When its trying to be a pulpy crime novel, its good. When its trying to make a message or two about prejudices, injustices within the criminal system and society in general this book is about as subtle as a sledgehammer.
I’ve read quite a few Michael Shayne mysteries over the years. They’re mostly brain candy whose plots you’ll forget within a day of reading the last page. Davis Dresser wrote them during the 40s and 50s. At their best they were competent mysteries. At their worst they ranged from ridiculous to dull.
The most ridiculous aspect of the books always wound up being Shayne himself – an arrogant know-it-all who always radiated macho bravado. Women adored him. Cops worshiped him. And those that didn’t always seemed to eventually get punched by him should the plot call for Shayne to briefly become a murder suspect. And he’d always skate on those charges (of roughing up cops, that is).
By the early 60s, various house authors took over, still writing under the Brett Halliday name. The most prolific was Robert Terrall. Terrall was a decent writer (seek out his Ben Gates novels). I’d already read a handful of his Mike Shayne novels and they’re generally better. Shayne is more human, more fallible without losing his toughness.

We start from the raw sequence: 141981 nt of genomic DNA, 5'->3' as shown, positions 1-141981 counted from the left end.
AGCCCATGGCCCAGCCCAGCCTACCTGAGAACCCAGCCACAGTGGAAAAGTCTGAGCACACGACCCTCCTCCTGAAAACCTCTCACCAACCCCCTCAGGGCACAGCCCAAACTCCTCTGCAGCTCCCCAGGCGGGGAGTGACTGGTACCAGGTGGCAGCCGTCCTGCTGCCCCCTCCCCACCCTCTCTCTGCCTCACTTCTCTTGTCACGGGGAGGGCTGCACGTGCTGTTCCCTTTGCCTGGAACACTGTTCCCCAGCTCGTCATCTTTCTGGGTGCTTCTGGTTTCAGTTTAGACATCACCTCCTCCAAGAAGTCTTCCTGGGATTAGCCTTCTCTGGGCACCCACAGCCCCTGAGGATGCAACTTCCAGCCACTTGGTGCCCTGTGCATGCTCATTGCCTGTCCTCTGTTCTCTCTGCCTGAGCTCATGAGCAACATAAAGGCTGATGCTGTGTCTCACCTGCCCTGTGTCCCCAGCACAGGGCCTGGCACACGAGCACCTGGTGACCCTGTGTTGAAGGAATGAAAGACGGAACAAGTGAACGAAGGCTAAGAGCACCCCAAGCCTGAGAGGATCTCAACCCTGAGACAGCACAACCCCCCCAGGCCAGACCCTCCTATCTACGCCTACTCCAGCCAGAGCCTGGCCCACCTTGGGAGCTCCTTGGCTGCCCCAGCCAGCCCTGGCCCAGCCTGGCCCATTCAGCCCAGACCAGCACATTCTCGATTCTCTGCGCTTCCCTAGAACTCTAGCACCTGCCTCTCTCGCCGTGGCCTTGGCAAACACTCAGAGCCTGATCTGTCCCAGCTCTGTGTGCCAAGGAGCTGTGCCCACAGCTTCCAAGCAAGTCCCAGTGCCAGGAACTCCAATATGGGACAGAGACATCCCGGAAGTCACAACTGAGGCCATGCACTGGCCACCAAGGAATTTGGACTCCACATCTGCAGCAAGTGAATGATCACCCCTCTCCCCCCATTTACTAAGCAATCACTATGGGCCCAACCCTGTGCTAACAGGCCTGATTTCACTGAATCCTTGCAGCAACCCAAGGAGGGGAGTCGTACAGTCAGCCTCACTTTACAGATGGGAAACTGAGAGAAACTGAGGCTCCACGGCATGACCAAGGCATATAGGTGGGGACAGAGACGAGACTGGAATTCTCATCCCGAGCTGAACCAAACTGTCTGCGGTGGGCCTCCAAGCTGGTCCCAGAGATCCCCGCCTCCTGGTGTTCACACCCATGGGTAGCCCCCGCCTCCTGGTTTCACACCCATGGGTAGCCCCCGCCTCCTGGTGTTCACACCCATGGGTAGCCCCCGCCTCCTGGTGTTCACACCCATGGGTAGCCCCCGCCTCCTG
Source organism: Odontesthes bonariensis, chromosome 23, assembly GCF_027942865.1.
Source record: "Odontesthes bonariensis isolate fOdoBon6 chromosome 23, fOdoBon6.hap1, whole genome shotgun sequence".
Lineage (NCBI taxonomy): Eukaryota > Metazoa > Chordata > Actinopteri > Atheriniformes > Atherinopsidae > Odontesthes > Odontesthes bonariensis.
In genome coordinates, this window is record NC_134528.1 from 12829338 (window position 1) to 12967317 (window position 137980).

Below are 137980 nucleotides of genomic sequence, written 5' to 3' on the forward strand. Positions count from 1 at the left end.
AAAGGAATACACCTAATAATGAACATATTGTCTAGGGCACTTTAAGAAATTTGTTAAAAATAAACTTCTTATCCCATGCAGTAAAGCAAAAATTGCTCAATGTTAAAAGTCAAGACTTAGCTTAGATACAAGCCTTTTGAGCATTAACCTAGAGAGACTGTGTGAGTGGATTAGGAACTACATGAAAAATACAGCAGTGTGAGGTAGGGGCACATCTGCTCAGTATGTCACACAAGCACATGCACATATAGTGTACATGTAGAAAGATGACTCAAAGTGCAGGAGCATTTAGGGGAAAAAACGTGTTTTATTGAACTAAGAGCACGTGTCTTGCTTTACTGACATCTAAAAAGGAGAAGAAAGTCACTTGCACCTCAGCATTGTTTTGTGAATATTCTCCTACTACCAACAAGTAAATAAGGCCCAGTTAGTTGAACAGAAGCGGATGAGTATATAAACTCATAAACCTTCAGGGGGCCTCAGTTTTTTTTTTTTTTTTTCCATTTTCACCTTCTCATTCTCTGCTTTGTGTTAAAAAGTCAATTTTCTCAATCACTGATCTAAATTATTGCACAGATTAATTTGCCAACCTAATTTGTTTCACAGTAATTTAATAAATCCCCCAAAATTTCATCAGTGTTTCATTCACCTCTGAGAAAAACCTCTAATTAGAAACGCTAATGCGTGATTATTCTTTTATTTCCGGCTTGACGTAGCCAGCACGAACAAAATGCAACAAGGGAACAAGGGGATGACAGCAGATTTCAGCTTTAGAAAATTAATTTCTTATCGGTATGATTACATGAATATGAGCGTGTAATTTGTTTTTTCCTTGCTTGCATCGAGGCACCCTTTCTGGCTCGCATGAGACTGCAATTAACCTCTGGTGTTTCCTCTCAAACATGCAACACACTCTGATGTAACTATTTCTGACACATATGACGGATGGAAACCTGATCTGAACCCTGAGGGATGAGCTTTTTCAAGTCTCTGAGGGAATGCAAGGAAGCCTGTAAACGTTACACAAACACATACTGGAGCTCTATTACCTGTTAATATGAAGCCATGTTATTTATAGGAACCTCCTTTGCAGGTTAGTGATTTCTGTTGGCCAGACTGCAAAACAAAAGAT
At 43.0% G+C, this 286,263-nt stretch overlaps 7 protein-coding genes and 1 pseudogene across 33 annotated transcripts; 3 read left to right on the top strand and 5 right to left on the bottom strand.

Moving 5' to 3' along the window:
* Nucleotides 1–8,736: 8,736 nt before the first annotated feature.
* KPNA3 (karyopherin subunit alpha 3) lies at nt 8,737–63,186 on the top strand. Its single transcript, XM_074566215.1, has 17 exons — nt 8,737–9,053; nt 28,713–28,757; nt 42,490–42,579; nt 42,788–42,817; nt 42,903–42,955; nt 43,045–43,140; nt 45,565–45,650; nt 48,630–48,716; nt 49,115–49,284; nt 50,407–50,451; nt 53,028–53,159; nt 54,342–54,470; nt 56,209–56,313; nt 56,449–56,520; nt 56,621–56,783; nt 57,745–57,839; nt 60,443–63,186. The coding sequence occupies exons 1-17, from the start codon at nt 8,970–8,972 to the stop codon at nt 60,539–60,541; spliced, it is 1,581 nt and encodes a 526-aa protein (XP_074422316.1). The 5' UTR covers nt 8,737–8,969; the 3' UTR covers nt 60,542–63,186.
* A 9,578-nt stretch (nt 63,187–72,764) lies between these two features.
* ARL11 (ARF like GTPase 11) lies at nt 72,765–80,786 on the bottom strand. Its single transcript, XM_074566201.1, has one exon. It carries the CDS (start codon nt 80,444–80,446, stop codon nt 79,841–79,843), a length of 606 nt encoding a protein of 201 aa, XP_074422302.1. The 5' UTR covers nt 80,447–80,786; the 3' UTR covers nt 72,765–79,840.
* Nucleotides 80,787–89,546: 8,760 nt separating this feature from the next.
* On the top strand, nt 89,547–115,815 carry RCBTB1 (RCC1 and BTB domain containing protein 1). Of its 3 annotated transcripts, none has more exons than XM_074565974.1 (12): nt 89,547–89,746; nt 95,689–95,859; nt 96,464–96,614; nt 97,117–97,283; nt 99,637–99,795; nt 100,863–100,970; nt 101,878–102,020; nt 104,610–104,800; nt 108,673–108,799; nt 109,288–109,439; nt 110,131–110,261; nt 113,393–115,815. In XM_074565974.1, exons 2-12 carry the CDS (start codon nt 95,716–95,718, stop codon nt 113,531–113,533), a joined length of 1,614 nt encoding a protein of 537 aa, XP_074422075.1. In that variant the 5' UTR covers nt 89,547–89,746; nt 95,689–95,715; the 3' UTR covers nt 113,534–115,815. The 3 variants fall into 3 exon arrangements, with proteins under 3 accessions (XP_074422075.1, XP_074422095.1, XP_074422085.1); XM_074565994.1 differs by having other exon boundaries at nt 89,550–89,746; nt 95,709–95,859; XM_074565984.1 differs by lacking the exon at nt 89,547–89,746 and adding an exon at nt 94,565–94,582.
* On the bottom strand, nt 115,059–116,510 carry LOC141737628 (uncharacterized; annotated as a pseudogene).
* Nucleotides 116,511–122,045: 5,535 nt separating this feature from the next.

But – holy cow let me get to the point – this book. Tonal shift, is what surprised me. Seriously. If you’ve got the time, go read one of Dresser’s efforts from the 40s. And then read Blue Murder. You’ll get whiplash.
The series had always been a bit PG-rated. There was violence, sure, but nothing gratuitous. And whatever sex there was always happened “offscreen”. Shayne fights the good fight, clobbers the baddies like the comic book character he bordered on and ends the book laughing over a glass of cognac with his his ‘best gal’ and his pals.
Enter the 70s. Blue Murder is set in the pornographic film industry. To solve the mystery, Shayne effortlessly insinuates himself with the adult movie crowd, shares more than a joint or two while asking questions, and even sleeps with a porno film actress. In another chapter, a suspect tries to walk away from him. So Shayne calmly pulls out his gun and shoots him in the leg (the “war era” Shayne would have just tackled him). This book is gritty and sometimes dirty. Shayne is a bit of an amoral guy. People drop the f bomb! More than once!
Lest you think I’m a pearl-clutching prude – I’m not. I was so happy from cover to filthy cover.
(I should probably also mention that this book was the basis for Shane Black’s The Nice Guys.)
I had previously avoided the late Mike Shayne novels from the 70s solely because of the bad photo covers. What a silly reason. Now I’m going to track down as many as I can find.